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Nutritional Information

1 seedless, grapes

  • Calories 3
  • Calories from Fat 0.09
  • Amount%DV
  • Total Fat 0.01g0%
  • Saturated Fat 0.003g0%
  • Monounsaturated Fat 0g
  • Polyunsaturated Fat 0.002g
  • Cholestreol 0mg0%
  • Sodium 0mg0%
  • Potassium 10mg0%
  • Total Carbohydrate 0.9g0%
  • Dietary Fiber 0g0%
  • Sugars 0.77g
  • Protein 0.04g0%
  • Calcium 0mg0%
  • Iron 0mg0%
  • Vitamin A 0%
  • Vitamin C 1%

When In Season:

    California (Northern): July (early) - December (late)
    California (Southern): June (early) - December (late)
    Colorado: September (early) - October (early)
    Florida: August (early) - September (late)
    Georgia: June (late) - October (late)
    Illinois: July (early) - October (late)
    Indiana: August (late) - September (late)
    Iowa: July (early) - September (late)
    Louisiana: July (early) - September (late)
    Maine: September (late) - October (late)
    Maryland: August (late) - September (late)
    Mississippi: June (late) - September (late)
    Missouri: July (early) - October (late)
    New Hampshire: September (late) - October (late)
    New Jersey: August (late) - September (late)
    New Mexico (North/Central/East): August (early) - November (late)
    New Mexico (Southern): July (early) - November (late)
    New York: August (late) - October (late)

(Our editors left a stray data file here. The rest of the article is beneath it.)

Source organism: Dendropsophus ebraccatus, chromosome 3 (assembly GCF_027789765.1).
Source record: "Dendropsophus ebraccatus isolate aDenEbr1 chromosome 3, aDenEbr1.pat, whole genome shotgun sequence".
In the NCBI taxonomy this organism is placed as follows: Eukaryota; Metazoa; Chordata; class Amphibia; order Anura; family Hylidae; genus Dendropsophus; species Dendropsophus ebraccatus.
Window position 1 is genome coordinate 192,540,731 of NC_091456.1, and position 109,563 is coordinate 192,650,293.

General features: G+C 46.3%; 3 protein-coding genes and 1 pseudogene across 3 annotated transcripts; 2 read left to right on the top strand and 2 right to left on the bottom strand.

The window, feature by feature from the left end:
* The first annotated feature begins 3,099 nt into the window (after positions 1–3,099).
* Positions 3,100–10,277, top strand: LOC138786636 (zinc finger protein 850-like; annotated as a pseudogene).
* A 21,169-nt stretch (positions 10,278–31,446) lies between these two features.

North Carolina: August (late) - October (early)
    Ohio: August (late) - September (late)
    Rhode Island: September (early) - November (late)
    Tennessee: July (late) - September (early)
    Vermont: September (late) - October (late)
    Virginia: August (early) - October (late)
    Washington: September (early) - November (late)

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Grapes on Wikipedia:

This article is about the fruits of the genus Vitis. For the European grapevine, see Vitis vinifera. For other uses, see Grape (disambiguation). Green table grapes Grapes, red or green Nutritional value per 100 g (3.5 oz) Energy 288 kJ (69 kcal) Carbohydrates 18.1 g Sugars 15.48 g Dietary fiber 0.9 g Fat 0.16 g Protein 0.72 g Thiamine (Vit. B1) 0.069 mg (5%) Riboflavin (Vit. B2) 0.07 mg (5%) Niacin (Vit. B3) 0.188 mg (1%) Pantothenic acid (B5) 0.05 mg (1%) Vitamin B6 0.086 mg (7%) Folate (Vit. B9) 2 μg (1%) Vitamin B12 0 μg (0%) Vitamin C 10.8 mg (18%) Vitamin K 22 μg (21%) Calcium 10 mg (1%) Iron 0.36 mg (3%) Magnesium 7 mg (2%) Manganese 0.071 mg (4%) Phosphorus 20 mg (3%) Potassium 191 mg (4%) Sodium 3.02 mg (0%) Zinc 0.07 mg (1%) Percentages are relative to US recommendations for adults. Source: USDA Nutrient database

A grape is the non-climacteric fruit, botanically a true berry, that grows on the perennial and deciduous woody vines of the genus Vitis. Grapes can be eaten raw or used for making jam, juice, jelly, vinegar, drugs, wine, grape seed extracts, raisins, and grape seed oil. Grapes are also used in some kinds of confectionery. A grape is sometimes used as the symbol of conscience.